The decision to terminate a long-standing arrangement that saw the Australian High Court act as a partial appellate court for Nauru, as reported last week, has heightened concerns about Nauru’s appropriateness as a venue for an Australian immigration detention centre.
The timing of the decision – 90 days’ notice of the termination was quietly given to the Australian Government on 13 December – appears to have been designed to block the avenue of appeal for 19 citizens (several former Nauruan MPs among them) charged over a 2015 protest outside the Parliament of Nauru. However, it has also served to further erode the rights of hundreds of asylum seekers, including dozens of children, currently in Nauru.
The cancelled court arrangement had been in place since 1976, yet determined only 16 cases in total. Thirteen of those cases were heard in 2017, with 11 brought by asylum seekers disputing the refusal of refugee status. Of those 11 cases, only one was dismissed, eight were successful, and two were dropped due to refugee status being granted in the interim.
Nauru has declared it will set up its own court of appeal, but in the meantime asylum seekers are denied the basic legal right of appeal.
In response to the termination becoming public, Foreign Minister Julie Bishop declared:
Australia supports Nauru’s sovereignty and its December 2017 decision to terminate the treaty in advance of the nation’s 50th anniversary of independence.
Australia is right to support Nauru’s assertion of sovereignty, and the removal of this somewhat awkward arrangement – an oddity the Australian Law Reform Commission recommended terminating in 2001. But Australia also needs to question the secretive nature of the announcement, its politically motivated timing, and the fact that the termination took effect before an alternative appeals court could be established.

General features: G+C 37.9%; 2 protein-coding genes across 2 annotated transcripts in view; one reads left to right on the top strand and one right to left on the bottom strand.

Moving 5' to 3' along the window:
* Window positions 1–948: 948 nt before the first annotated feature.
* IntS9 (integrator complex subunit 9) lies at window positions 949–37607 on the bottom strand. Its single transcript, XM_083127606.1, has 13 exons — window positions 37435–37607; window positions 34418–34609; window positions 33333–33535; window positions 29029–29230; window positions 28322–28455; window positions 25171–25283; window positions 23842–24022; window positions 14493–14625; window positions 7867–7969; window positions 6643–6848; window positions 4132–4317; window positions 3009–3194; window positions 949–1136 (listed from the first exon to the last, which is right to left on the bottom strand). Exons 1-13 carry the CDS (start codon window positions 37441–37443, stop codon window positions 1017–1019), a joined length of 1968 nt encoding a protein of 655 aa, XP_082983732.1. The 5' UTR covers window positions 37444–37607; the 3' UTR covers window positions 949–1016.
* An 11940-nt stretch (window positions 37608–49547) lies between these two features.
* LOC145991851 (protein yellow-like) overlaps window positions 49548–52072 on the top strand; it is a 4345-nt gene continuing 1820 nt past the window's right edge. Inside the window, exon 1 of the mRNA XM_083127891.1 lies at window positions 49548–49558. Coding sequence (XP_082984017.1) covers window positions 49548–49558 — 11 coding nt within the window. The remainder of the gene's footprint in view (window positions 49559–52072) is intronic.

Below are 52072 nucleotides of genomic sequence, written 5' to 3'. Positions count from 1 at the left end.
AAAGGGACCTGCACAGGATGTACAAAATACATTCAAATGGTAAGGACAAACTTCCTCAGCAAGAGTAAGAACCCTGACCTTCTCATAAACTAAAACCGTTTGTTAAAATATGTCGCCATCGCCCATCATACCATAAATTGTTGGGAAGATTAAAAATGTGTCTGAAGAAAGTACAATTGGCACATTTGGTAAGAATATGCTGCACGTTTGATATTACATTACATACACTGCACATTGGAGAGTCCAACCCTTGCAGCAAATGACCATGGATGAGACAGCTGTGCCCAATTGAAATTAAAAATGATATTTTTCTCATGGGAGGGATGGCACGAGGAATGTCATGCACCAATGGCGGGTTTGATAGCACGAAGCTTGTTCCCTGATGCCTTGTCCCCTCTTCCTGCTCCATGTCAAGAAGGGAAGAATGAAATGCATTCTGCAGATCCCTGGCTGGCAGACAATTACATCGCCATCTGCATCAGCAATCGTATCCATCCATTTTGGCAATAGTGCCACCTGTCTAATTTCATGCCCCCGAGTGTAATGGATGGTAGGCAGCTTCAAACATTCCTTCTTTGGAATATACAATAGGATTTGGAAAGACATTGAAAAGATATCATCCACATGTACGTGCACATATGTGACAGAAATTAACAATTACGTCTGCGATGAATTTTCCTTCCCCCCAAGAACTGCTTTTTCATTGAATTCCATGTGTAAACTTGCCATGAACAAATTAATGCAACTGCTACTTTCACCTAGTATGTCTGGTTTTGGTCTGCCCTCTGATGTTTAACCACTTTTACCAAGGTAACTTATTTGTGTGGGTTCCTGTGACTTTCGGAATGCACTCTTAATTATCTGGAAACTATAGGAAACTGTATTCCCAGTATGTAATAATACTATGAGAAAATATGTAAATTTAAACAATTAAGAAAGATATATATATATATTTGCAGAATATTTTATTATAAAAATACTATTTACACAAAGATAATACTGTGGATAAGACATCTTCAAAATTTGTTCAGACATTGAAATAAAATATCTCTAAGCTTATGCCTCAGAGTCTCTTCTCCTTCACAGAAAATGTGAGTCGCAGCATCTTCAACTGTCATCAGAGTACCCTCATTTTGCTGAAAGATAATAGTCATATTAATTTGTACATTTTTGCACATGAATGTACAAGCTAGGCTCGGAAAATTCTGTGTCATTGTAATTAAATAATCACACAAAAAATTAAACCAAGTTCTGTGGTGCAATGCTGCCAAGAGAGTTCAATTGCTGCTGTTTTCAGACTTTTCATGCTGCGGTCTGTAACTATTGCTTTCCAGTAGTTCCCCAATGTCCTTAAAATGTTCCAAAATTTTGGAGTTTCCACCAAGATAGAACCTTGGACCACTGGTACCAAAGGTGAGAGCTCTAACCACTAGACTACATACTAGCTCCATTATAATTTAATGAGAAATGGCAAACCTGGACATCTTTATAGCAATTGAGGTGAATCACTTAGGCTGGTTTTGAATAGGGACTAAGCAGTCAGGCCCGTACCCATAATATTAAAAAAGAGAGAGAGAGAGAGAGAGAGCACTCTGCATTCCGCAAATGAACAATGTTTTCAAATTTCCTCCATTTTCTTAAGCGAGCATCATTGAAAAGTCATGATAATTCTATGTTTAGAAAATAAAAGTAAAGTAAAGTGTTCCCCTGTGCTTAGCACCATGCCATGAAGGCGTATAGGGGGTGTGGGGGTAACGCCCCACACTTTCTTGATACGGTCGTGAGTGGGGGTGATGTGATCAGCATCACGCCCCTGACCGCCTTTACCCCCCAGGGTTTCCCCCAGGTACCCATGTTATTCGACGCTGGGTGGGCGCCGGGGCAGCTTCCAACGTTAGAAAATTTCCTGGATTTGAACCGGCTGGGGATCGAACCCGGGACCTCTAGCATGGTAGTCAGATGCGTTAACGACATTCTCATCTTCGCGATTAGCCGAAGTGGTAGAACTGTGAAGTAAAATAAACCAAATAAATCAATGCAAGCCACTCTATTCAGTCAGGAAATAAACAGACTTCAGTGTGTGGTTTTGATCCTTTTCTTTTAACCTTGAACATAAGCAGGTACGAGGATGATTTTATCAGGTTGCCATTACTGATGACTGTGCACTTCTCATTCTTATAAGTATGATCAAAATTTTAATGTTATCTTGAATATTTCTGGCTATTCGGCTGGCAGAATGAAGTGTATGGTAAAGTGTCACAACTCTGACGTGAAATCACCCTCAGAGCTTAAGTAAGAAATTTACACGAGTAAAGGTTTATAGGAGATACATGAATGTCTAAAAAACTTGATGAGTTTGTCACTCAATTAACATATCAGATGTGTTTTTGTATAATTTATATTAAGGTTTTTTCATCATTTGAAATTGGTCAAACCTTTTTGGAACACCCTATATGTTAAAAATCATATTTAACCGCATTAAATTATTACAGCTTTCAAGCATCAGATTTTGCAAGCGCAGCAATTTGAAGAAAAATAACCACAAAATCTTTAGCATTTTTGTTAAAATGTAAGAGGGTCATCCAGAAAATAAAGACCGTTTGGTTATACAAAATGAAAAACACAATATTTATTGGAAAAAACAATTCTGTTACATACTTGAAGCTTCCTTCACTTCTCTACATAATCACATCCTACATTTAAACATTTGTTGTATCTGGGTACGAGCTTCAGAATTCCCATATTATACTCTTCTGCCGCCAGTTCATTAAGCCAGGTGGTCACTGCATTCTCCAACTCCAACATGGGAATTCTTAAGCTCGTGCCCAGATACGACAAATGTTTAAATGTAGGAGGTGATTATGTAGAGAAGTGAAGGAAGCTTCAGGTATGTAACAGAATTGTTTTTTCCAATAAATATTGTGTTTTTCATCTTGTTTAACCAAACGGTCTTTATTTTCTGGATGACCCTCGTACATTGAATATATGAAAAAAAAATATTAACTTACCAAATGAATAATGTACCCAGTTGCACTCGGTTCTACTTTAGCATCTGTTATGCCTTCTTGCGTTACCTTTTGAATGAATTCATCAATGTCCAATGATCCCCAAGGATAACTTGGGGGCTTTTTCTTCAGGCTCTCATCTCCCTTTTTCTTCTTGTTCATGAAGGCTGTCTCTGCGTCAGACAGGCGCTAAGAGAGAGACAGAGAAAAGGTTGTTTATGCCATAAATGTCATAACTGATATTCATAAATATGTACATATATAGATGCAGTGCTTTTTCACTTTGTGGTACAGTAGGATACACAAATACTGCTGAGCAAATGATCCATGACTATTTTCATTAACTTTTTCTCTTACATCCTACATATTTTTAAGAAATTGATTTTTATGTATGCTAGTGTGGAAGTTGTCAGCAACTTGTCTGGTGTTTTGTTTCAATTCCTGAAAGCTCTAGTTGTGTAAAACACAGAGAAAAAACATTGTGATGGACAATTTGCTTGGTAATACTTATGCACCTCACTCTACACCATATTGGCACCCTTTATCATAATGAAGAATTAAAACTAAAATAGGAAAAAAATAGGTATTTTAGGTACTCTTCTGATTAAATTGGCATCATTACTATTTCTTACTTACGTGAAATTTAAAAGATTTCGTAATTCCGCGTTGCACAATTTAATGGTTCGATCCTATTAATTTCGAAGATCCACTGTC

Several legal rulings and a senate inquiry have determined that Australia has a duty of care in relation to the asylum seekers in our facilities, regardless of their location, and this development indicates a further blow to the rights of an already vulnerable population.
This shutdown of a legal avenue of appeal is not the only reason to question the ongoing appropriateness of Nauru as a site for Australia’s immigration detention centre. In the past few months, a steady stream of cases have demonstrated Nauru’s lack of capacity to deal with the mounting number of health issues among asylum seekers held on the island.
Despite Australia’s claim that “healthcare in Nauru is the responsibility of the government of Nauru”, in reality, Nauru is unable to meet asylum seekers’ needs. The Australian Government’s own health contractor on the island has declared the hospital in Nauru to be unsafe for surgery, and Nauru has no permanent specialist child psychiatrists.
In 2018 alone, there have been two cases (here and here) of juveniles at acute risk of suicide on Nauru being ordered by Australian courts to be transferred to Australia for treatment. Taiwan has also been used as an alternative venue for surgical treatment not available in Nauru. Because Taiwan is not a UN member state, and therefore not party to the 1951 Refugee Convention, refugees transferred there cannot claim protection on their arrival.
A consideration of Australia’s duty of care in relation to the asylum seekers housed on Nauru begs the question of why Australia continues to doggedly prioritise the US resettlement deal to the exclusion of all other options? This is particularly pertinent in light of President Donald Trump’s recent escalation of negativity towards immigrants and refugees, and the slow pace at which the US deal is unfolding.
UNHCR Director of the Regional Bureau for Asia and the Pacific in Geneva, Indrika Ratwatte, recently urged the Australian Government to reconsider the offer by New Zealand Prime Minister Jacinda Ardern made in November, and reaffirmed this week.
By doing so, Australia could quickly bring an end to the suffering of many of the detainees who remain on Nauru.
Ultimately, Australia needs to recognise that the asylum seekers on Nauru are its responsibility, and that Nauru’s declining ability to provide them with adequate care and basic rights is a problem that must be solved.